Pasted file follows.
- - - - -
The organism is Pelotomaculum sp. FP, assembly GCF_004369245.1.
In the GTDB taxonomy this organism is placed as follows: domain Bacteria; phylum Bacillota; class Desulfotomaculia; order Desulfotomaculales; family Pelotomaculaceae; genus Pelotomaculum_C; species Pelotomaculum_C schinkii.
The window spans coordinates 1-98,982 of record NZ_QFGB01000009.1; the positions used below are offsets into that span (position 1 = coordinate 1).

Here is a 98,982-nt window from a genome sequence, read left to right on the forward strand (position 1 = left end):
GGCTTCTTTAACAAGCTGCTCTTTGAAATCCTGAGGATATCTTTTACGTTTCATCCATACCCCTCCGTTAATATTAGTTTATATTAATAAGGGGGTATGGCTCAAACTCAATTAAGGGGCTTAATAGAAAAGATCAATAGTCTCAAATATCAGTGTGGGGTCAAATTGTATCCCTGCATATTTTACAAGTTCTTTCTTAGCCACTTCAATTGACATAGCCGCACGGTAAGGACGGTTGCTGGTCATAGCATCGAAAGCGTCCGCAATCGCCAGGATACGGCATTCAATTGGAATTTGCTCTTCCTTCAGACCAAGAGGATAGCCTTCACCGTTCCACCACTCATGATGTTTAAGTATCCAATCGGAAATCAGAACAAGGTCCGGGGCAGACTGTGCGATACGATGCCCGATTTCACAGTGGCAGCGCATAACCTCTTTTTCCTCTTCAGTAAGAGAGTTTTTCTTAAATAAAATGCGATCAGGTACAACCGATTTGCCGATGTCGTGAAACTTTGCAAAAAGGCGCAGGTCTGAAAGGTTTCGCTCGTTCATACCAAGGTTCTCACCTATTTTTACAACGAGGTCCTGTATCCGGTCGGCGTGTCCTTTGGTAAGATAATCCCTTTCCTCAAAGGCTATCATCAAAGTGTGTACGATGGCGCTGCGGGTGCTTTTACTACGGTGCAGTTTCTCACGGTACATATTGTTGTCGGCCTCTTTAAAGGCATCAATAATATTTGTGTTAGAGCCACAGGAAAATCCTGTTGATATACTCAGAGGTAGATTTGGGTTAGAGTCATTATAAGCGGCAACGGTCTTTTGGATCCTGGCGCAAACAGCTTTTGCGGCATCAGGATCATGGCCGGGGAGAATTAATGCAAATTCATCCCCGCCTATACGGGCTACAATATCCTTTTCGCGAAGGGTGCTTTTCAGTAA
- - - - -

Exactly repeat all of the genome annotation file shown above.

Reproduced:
The organism is Pelotomaculum sp. FP, assembly GCF_004369245.1.
In the GTDB taxonomy this organism is placed as follows: domain Bacteria; phylum Bacillota; class Desulfotomaculia; order Desulfotomaculales; family Pelotomaculaceae; genus Pelotomaculum_C; species Pelotomaculum_C schinkii.
The window spans coordinates 1-98,982 of record NZ_QFGB01000009.1; the positions used below are offsets into that span (position 1 = coordinate 1).

Here is a 98,982-nt window from a genome sequence, read left to right on the forward strand (position 1 = left end):
GGCTTCTTTAACAAGCTGCTCTTTGAAATCCTGAGGATATCTTTTACGTTTCATCCATACCCCTCCGTTAATATTAGTTTATATTAATAAGGGGGTATGGCTCAAACTCAATTAAGGGGCTTAATAGAAAAGATCAATAGTCTCAAATATCAGTGTGGGGTCAAATTGTATCCCTGCATATTTTACAAGTTCTTTCTTAGCCACTTCAATTGACATAGCCGCACGGTAAGGACGGTTGCTGGTCATAGCATCGAAAGCGTCCGCAATCGCCAGGATACGGCATTCAATTGGAATTTGCTCTTCCTTCAGACCAAGAGGATAGCCTTCACCGTTCCACCACTCATGATGTTTAAGTATCCAATCGGAAATCAGAACAAGGTCCGGGGCAGACTGTGCGATACGATGCCCGATTTCACAGTGGCAGCGCATAACCTCTTTTTCCTCTTCAGTAAGAGAGTTTTTCTTAAATAAAATGCGATCAGGTACAACCGATTTGCCGATGTCGTGAAACTTTGCAAAAAGGCGCAGGTCTGAAAGGTTTCGCTCGTTCATACCAAGGTTCTCACCTATTTTTACAACGAGGTCCTGTATCCGGTCGGCGTGTCCTTTGGTAAGATAATCCCTTTCCTCAAAGGCTATCATCAAAGTGTGTACGATGGCGCTGCGGGTGCTTTTACTACGGTGCAGTTTCTCACGGTACATATTGTTGTCGGCCTCTTTAAAGGCATCAATAATATTTGTGTTAGAGCCACAGGAAAATCCTGTTGATATACTCAGAGGTAGATTTGGGTTAGAGTCATTATAAGCGGCAACGGTCTTTTGGATCCTGGCGCAAACAGCTTTTGCGGCATCAGGATCATGGCCGGGGAGAATTAATGCAAATTCATCCCCGCCTATACGGGCTACAATATCCTTTTCGCGAAGGGTGCTTTTCAGTAA